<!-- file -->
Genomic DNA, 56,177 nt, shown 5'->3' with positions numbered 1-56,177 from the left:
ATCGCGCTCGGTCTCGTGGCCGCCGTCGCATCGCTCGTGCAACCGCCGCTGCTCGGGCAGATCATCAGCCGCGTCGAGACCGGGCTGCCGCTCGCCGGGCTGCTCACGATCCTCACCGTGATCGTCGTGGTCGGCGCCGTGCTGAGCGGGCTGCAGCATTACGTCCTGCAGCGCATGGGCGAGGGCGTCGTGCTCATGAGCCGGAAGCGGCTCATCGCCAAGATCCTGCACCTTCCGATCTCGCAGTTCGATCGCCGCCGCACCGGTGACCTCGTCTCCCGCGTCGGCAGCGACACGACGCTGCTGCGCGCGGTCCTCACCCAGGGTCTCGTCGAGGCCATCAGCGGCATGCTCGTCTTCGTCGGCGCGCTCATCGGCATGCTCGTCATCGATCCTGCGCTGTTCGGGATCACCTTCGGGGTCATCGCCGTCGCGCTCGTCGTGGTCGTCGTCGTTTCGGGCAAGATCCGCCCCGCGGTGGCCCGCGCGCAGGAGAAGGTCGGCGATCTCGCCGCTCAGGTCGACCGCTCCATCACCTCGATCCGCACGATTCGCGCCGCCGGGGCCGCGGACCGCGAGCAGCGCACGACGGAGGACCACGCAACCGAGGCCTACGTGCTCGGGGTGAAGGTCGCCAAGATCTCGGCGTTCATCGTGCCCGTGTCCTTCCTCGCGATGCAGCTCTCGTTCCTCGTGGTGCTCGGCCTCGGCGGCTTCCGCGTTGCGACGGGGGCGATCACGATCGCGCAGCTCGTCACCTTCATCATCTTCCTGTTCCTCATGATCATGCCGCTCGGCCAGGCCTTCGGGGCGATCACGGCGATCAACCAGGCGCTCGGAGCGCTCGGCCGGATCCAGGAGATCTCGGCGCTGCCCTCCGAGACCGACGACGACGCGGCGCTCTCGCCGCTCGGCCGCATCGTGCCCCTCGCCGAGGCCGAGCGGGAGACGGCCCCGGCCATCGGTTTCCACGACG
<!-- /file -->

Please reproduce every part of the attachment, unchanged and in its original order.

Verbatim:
Genomic DNA, 56,177 nt, shown 5'->3' with positions numbered 1-56,177 from the left:
ATCGCGCTCGGTCTCGTGGCCGCCGTCGCATCGCTCGTGCAACCGCCGCTGCTCGGGCAGATCATCAGCCGCGTCGAGACCGGGCTGCCGCTCGCCGGGCTGCTCACGATCCTCACCGTGATCGTCGTGGTCGGCGCCGTGCTGAGCGGGCTGCAGCATTACGTCCTGCAGCGCATGGGCGAGGGCGTCGTGCTCATGAGCCGGAAGCGGCTCATCGCCAAGATCCTGCACCTTCCGATCTCGCAGTTCGATCGCCGCCGCACCGGTGACCTCGTCTCCCGCGTCGGCAGCGACACGACGCTGCTGCGCGCGGTCCTCACCCAGGGTCTCGTCGAGGCCATCAGCGGCATGCTCGTCTTCGTCGGCGCGCTCATCGGCATGCTCGTCATCGATCCTGCGCTGTTCGGGATCACCTTCGGGGTCATCGCCGTCGCGCTCGTCGTGGTCGTCGTCGTTTCGGGCAAGATCCGCCCCGCGGTGGCCCGCGCGCAGGAGAAGGTCGGCGATCTCGCCGCTCAGGTCGACCGCTCCATCACCTCGATCCGCACGATTCGCGCCGCCGGGGCCGCGGACCGCGAGCAGCGCACGACGGAGGACCACGCAACCGAGGCCTACGTGCTCGGGGTGAAGGTCGCCAAGATCTCGGCGTTCATCGTGCCCGTGTCCTTCCTCGCGATGCAGCTCTCGTTCCTCGTGGTGCTCGGCCTCGGCGGCTTCCGCGTTGCGACGGGGGCGATCACGATCGCGCAGCTCGTCACCTTCATCATCTTCCTGTTCCTCATGATCATGCCGCTCGGCCAGGCCTTCGGGGCGATCACGGCGATCAACCAGGCGCTCGGAGCGCTCGGCCGGATCCAGGAGATCTCGGCGCTGCCCTCCGAGACCGACGACGACGCGGCGCTCTCGCCGCTCGGCCGCATCGTGCCCCTCGCCGAGGCCGAGCGGGAGACGGCCCCGGCCATCGGTTTCCACGACG